Windrush lessons ignored, says London’s mayor
London’s mayor, Sadiq Khan, has demanded that changes must be made to the government’s planned post-Brexit immigration policy, saying that forcing long-established EU nationals to pay fees to stay showed ministers had not learned the lessons of the Windrush scandal.
The Labour mayor said in a letter to Sajid Javid, the home secretary, that the wider immigration policy, including plans to restrict immigration to skilled people earning above £30,000 a year, would badly damage London’s economy.
Khan, who supports a second referendum, unlike official Labour party policy, said in his letter that the immigration white paper, published just before Christmas, was disappointing in its contents and tone. “The promised ‘new conversation on immigration’ is off to a poor start,” he said.
The mayor called for the removal of the £65 fee that millions of EU nationals will need to pay to apply for so-called settled status, likening it to the errors that resulted in some members of the Windrush generation being targeted for immigration enforcement when they could not prove their status.
“There are hundreds of thousands of young people who were born in the UK or, like the Windrush generation, brought here as young children, who are prevented from participating in the economic, social and political life of the UK by the prohibitive cost of applying for leave to remain or citizenship,” Khan wrote.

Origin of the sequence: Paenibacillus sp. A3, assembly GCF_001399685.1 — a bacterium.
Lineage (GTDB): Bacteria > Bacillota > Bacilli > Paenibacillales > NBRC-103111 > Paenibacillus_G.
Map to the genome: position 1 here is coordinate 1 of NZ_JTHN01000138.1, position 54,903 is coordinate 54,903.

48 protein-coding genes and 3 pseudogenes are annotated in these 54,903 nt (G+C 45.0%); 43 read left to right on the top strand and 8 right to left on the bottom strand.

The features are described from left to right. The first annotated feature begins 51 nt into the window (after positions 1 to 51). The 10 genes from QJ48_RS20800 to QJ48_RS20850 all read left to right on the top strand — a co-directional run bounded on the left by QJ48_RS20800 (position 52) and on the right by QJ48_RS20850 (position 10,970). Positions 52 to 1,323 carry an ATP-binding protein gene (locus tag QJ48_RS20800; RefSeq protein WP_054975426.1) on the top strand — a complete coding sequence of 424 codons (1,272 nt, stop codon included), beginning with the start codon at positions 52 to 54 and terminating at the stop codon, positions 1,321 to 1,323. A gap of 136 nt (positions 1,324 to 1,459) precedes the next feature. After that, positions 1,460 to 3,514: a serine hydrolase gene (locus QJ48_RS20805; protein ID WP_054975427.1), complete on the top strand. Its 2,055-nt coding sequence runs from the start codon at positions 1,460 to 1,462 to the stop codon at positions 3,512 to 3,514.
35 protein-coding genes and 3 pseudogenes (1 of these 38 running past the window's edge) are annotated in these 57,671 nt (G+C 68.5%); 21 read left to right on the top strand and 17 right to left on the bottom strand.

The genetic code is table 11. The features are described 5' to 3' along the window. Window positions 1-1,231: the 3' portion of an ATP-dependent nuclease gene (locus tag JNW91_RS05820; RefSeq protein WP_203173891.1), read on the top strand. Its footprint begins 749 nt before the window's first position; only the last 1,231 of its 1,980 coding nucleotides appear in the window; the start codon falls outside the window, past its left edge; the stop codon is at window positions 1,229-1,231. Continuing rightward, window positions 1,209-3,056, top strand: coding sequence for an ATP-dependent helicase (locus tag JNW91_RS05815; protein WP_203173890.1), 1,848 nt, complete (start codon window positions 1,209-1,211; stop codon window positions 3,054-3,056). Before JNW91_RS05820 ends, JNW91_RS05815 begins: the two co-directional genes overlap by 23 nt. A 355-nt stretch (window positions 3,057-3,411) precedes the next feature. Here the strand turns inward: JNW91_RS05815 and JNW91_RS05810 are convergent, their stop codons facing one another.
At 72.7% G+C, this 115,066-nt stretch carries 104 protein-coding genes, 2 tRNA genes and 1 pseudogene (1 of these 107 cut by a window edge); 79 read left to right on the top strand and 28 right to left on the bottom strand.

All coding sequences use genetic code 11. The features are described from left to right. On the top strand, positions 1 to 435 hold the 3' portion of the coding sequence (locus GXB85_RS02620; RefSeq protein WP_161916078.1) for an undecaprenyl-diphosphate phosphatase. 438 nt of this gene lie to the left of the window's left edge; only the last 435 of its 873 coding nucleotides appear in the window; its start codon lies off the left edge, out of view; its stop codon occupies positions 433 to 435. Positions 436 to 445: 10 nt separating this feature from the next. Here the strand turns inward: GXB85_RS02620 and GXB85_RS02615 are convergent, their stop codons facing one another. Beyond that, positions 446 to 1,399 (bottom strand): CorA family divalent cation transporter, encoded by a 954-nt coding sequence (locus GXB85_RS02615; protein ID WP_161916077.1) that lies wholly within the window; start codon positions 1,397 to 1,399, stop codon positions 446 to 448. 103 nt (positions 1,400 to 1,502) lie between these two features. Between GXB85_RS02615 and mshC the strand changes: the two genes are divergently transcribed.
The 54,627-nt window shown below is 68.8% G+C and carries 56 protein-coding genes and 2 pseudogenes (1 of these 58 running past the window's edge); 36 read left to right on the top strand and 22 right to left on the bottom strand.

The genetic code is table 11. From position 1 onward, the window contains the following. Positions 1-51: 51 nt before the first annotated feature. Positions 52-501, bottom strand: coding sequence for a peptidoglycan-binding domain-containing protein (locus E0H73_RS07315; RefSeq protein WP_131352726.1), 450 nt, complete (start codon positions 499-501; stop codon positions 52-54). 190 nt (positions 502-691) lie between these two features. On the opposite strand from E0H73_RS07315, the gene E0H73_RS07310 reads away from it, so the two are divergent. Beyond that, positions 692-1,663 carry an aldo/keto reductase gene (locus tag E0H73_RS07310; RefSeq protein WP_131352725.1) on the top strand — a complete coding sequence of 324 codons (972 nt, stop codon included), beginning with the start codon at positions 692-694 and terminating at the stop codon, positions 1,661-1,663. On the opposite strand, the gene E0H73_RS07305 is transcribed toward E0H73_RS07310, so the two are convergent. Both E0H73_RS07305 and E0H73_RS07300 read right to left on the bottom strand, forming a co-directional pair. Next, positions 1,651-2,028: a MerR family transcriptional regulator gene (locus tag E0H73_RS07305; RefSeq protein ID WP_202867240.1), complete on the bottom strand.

“While the previous home secretary rightly waived fees for the Windrush generation, the government clearly has not learnt the wider lessons. There are many others still at risk from the same policies that led to the Windrush generation experiencing discrimination, destitution and deportation.”
Khan argued that the plan to restrict immigration “simply won’t allow London to continue to grow its economy and provide crucial public services”.
He wants the official “shortage occupation list”, which would help people move to the UK to take roles that need to be filled, to be expanded to assist the needs of London and possibly devolved to the capital.
Jasmine Whitbread, who heads the London First group of leading employers, pushed for a reduction in the minimum salary to the level of the London living wage, currently £20,155, “to avoid a recruitment cliff-edge, keep the UK open to a range of skills and ensure workers are decently paid”.